The Private Housing (Tenancies) (Scotland) Act 2016 comes into force in Scotland on 1 December 2017.

The Act introduces a new tenancy to be known as the Private Residential Tenancy. If you are a Landlord of residential tenancies it is essential that you are aware of the new tenancy and the obligations introduced by the Act.

There are three fundamental differences introduced by the Act:

  1. End to fixed term tenancies.
  2. End to 'no fault' evictions.
  3. Tenants can give 28 days' notice to leave.

After 1 December, any new tenancy granted will be a private residential tenancy as long as:

  • The property is let as a separate dwelling – this includes the renting of a bedroom in a property
  • The tenant lives in it as their main home
  • It is not excluded under the Schedule 1 of the Act (includes shops, licenced premises, agricultural land, student lets, holiday lets and social housing).

Landlord's obligations

  1. You must provide your tenant with written terms and conditions. The Scottish Government has issued a Model Private Residential Tenancy Agreement. The new Tenancy can be "signed" electronically by both parties typing in their names and sending by email. If your tenant agrees, all communications can be by email, including notices to be served.
  2. If you do not use the Model Private Residential Tenancy Agreement, you must give your tenant a copy of "Private Residential Tenancy Statutory Terms Supporting Notes." Your tenant can make an application to the First-tier Tribunal for Scotland (Housing and Property Chamber) ("the Tribunal") if you don't give them the required information. If the Tribunal agrees with your tenant, it may order you to pay up to three months' rent if you haven't provided tenancy terms or haven't provided the specified information relating to their tenant terms or six months' rent if you haven't provided either.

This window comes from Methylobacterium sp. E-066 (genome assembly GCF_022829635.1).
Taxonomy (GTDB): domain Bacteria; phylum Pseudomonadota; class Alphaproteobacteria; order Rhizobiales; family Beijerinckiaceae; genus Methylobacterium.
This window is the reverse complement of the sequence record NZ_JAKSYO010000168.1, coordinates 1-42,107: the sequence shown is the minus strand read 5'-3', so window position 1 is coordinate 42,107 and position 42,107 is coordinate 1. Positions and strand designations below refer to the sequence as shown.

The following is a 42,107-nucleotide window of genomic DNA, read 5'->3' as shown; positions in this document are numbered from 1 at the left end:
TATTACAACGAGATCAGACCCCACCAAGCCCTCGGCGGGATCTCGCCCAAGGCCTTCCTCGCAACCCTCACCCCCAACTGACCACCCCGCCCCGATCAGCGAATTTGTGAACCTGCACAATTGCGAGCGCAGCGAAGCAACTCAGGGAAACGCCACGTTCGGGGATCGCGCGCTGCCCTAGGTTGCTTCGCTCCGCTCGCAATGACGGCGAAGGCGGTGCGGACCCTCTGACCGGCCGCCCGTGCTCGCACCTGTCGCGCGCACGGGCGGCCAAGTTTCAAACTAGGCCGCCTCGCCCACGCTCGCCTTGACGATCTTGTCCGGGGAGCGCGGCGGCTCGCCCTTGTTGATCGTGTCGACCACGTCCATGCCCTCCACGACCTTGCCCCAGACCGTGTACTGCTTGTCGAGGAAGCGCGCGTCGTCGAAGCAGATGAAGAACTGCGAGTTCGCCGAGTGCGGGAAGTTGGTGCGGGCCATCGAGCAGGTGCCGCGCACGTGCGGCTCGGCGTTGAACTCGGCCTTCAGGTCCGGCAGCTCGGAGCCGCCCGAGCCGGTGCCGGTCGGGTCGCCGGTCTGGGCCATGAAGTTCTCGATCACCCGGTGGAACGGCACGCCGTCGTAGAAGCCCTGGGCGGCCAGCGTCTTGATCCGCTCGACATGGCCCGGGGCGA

3. You must be a Registered Landlord with the Scottish Landlord Register
  4. If you need to access the property you should give the tenant 48 hours' notice.
  5. If you want to increase the rent, you have to give at least three months' notice using the form specified by the Act. Your tenant will have the ability to contact a rent officer if they disagree, who can decide what the rent for the property should be. You can only increase rent once in a 12 month period.
  6. Other than rent, you can only ask your tenant to pay a refundable deposit – which can be no more than two months' rent and must be registered with an approved tenancy deposit scheme.

Existing tenancies

The new Act won't affect existing leases – these will continue until either you or your tenant bring them to an end by serving a notice to quit.

To commence recovery of the property, you must serve on your tenant a statutory notice called a “Notice to Leave” specifying one or more of the 18 grounds set out in the Act and the date on which you expect to be able to apply to the Tribunal for an eviction order.

Your tenant must be given a minimum period of notice before the eviction action can commence. The period is 28 days if the tenant has lived at the property for less than 6 months or 84 days if longer than 6 months. In certain circumstances (such as where your tenant has engaged in antisocial behaviour, or has been in rent arrears for three or more consecutive months) 28 days' notice is required, regardless of how long your tenant has been entitled to occupy the property

If your tenant fails to vacate at the end of the notice period, you can apply to the Tribunal for an eviction order.

The grounds are split into four categories:

  1. Let property required for another purpose
  2. Tenant’s status
  3. Tenant’s conduct
  4. Legal impediment to let.